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Culture, Literature

OX Reads: Best of British

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Reading

The wonderful Kim Harvey, owner of the excellent The Mad Hatter Bookshop in Burford (and Creative Director of The Burford Literary Festival) shares her reading suggestions for books on the universal theme of love.

When we think of Best of British the first thing that springs to my mind is the Sunday Roast with all the trimmings or maybe afternoon tea, triangular cucumber sandwiches followed by scones with jam and cream or cream and jam if you like things topsy-turvy. When it comes to Best of British literature the menu is both delicious, endless, and always comes with a fine wine; William Shakespeare, Dylan Thomas, Arthur Conan Doyle, Mary Shelley and Virginia Woolf to name but a few.

Whether you read classic literature or cosy crime you don’t need to look beyond our briny boarders to find incredible home-grown authors in our bookshops today.

BECKY by Sarah May

Author, teacher and mentor Sarah May has channeled her inner William Thackeray in this Vanity Fair for the new media age. Set in 90s London, the whole ‘hitch your star to a wealthy man Cinderella’ story has been ditched. Rebecca Sharp fights her way to the top to become the editor of The Mercury with a flexible arrangement with the truth. She climbs the social and male-dominated career ladder and cares not who she kicks off on the way up but when she reaches the top is it all she expected? With a sharp interweaving of true-to-life tabloid obsessions, Becky is an absolute must for anybody who ever read, loved or hated The News of The World.

OTHER WOMEN by Emma Flint

Pour yourself a glass of something strong, dim the lights, light the fire and prepare yourself for a devastating story of fantasy and love. Flint’s early obsession with true crime shines bright in this mesmerising story (inspired by the murder of Emily Kaye in 1924) about two women who should never have met but are now forever connected. Other Women focuses on Beatrice, almost invisible until she falls in love with a colleague, and Kate, seen as a devoted wife and mother – until their lives converge. Flint combines exquisite beauty with a haunting darkness that ensure this book will stay with you.

YOUNG MUNGO by Douglas Stewart

Author, and fashion designer, Douglas Stewart and I have a connection – his brilliant book Shuggie Bain – one of the most successful literary debuts of the century so far – is the only book I correctly predicted to win the Booker Prize. I admit it is a very tenuous connection but one I like to hold dear. Young Mungo is Stewart’s extraordinary second novel. Both a page-turner and literary tour de force, it is a vivid portrayal of working-class life and a deeply moving and highly suspenseful story of the dangerous first love of two young men. Growing up in a housing estate in Glasgow, Mungo and James are born under different stars; Mungo a Protestant and James a Catholic. They should be sworn enemies, if they're to be seen as men at all. Yet, against all odds, they become best friends as they find a sanctuary in the pigeon dovecote that James has built for his prize racing birds. As they fall in love, they dream of finding somewhere they belong. This book will give you a wonderful bear hug but beware it may leave you breathless.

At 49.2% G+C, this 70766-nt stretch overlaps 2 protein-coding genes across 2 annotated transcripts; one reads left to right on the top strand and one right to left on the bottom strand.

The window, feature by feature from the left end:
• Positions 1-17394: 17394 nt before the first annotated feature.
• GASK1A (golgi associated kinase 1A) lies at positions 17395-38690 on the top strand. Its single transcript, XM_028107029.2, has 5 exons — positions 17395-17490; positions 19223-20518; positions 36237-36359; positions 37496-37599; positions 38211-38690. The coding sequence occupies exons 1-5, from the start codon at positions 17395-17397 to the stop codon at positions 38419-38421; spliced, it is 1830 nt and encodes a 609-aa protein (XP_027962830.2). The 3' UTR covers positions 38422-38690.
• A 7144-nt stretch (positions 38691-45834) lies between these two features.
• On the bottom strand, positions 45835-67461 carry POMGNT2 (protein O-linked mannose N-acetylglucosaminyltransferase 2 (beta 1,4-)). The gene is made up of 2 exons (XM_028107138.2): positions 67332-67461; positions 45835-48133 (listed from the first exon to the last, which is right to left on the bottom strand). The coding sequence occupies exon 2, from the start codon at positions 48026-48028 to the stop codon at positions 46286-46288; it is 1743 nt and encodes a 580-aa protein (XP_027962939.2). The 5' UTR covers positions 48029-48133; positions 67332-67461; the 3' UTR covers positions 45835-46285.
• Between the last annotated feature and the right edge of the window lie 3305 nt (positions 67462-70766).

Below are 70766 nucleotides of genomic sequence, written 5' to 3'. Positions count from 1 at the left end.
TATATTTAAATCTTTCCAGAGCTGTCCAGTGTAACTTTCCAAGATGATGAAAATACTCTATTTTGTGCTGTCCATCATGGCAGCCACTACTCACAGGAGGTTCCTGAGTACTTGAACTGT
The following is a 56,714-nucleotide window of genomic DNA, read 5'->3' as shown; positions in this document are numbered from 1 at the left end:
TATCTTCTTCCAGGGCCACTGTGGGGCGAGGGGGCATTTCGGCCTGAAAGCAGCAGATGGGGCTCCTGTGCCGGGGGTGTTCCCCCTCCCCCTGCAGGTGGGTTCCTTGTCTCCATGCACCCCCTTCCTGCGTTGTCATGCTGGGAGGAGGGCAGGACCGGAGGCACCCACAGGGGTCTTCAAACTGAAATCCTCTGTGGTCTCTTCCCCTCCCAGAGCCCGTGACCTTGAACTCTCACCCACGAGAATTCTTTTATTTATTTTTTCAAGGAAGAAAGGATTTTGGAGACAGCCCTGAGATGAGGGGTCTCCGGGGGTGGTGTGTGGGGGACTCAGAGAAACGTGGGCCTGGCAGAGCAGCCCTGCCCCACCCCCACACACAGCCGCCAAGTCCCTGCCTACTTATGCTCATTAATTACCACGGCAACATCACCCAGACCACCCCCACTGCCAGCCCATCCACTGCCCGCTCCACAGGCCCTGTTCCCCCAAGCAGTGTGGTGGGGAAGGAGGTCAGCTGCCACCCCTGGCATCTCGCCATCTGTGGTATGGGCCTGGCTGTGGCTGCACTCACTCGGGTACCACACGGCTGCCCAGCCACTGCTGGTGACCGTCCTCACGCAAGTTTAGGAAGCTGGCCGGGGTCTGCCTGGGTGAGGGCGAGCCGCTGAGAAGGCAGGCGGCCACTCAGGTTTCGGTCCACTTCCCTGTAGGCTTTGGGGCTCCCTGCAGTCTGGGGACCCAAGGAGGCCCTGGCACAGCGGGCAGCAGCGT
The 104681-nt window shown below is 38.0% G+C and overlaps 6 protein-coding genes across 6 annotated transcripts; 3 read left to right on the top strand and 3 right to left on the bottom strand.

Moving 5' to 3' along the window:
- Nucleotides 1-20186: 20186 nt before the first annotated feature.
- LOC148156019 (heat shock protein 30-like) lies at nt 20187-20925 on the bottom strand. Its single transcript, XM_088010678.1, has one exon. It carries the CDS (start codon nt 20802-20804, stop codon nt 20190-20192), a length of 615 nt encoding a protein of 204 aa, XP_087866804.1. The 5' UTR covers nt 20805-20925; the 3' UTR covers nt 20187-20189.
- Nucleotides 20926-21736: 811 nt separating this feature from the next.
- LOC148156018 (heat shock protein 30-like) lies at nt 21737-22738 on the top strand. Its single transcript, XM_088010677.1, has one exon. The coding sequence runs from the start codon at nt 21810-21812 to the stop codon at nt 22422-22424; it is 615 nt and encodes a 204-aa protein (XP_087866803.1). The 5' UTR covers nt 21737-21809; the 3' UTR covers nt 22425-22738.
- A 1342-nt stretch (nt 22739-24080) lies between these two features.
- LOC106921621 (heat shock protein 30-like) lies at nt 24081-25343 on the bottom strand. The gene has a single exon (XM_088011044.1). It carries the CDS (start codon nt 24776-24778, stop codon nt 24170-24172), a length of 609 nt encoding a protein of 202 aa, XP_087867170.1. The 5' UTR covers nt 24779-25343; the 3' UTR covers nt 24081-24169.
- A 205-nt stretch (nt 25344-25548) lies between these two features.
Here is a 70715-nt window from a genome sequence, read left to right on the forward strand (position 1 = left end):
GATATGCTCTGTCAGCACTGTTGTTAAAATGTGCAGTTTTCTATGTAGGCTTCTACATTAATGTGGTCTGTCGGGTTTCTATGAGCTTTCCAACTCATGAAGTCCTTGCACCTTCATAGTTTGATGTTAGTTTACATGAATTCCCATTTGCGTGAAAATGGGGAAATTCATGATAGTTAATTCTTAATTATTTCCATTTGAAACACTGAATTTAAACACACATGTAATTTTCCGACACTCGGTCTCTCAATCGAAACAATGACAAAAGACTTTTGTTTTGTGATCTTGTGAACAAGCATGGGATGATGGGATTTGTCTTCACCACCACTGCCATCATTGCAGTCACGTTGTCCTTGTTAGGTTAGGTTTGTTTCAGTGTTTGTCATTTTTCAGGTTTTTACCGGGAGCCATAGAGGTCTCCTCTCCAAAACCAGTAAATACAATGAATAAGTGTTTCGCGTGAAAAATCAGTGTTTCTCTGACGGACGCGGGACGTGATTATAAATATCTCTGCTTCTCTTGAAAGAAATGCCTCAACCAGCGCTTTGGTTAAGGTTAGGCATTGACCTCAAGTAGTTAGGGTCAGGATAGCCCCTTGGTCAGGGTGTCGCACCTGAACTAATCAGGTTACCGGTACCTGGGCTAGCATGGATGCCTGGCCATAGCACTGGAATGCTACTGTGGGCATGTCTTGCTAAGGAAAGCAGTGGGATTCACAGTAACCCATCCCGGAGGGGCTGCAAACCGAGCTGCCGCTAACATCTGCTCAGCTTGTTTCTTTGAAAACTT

OTHERLANDS by Thomas Halliday

It could have started with Dr Brian Cox but being slightly nerdy is now very desirable and so I give you, paleobiologist, Dr Thomas Halliday. In the late 20th century, we began to realise that we could study far more aspects of past life than simply describing forms and defining them into taxonomies. Paleobiology encompasses everything from cell biology to genetic relationships to ecology. It’s like any other part of biology, except it happens to be set in the deep past. Teaming with literary references, OTHERLANDS is an epic, exhilarating journey into deep time, showing us the Earth as it used to exist, and the worlds that were here before ours. Halliday immerses us in a series of ancient landscapes; from the mammoth steppe in Ice Age Alaska and the lush rainforests of Eocene Antarctica, with its colonies of giant penguins, to Ediacaran Australia, where the moon is far brighter than ours today. We visit the birthplace of humanity; we hear the crashing of the highest waterfall the Earth has ever known; and we watch as life emerges again after the asteroid hits, and the age of the mammal dawns. This amazingly enigmatic book shows us the last 500 million years not as an endless expanse of unfathomable time, but as a series of worlds, simultaneously fabulous and familiar. If nothing else, this book in your pocket will give you access to the world of the desirable nerd.

GEORGE, A MAGPIE MEMOIR by Frieda Hughes

Author, poet, artist, Frieda Hughes has the most wonderful Instagram site: not only does it show you her award-winning artwork but you can also meet Meg, the Siberian husky and Wyddfa, Nancy and Billy, the kitchen owls. Frieda provides homes to injured owls who cannot be returned to the wild and they are truly magnificent. George is an exquisitely crafted memoir of love, obsession, and feathers. As magpie George, only survivor of a nest destroyed by a storm, grows from a shrieking scrap of feathers and bones into an intelligent, unruly companion, Frieda finds herself captivated—and apprehensive of what will happen when the time comes to finally set him free. With irresistible humour and heart, Frieda invites us along on her unlikely journey toward joy and connection in the wake of sadness and loss; a journey that began with saving a tiny wild creature and ended with her being saved in return. You will fall in love with wildlife.

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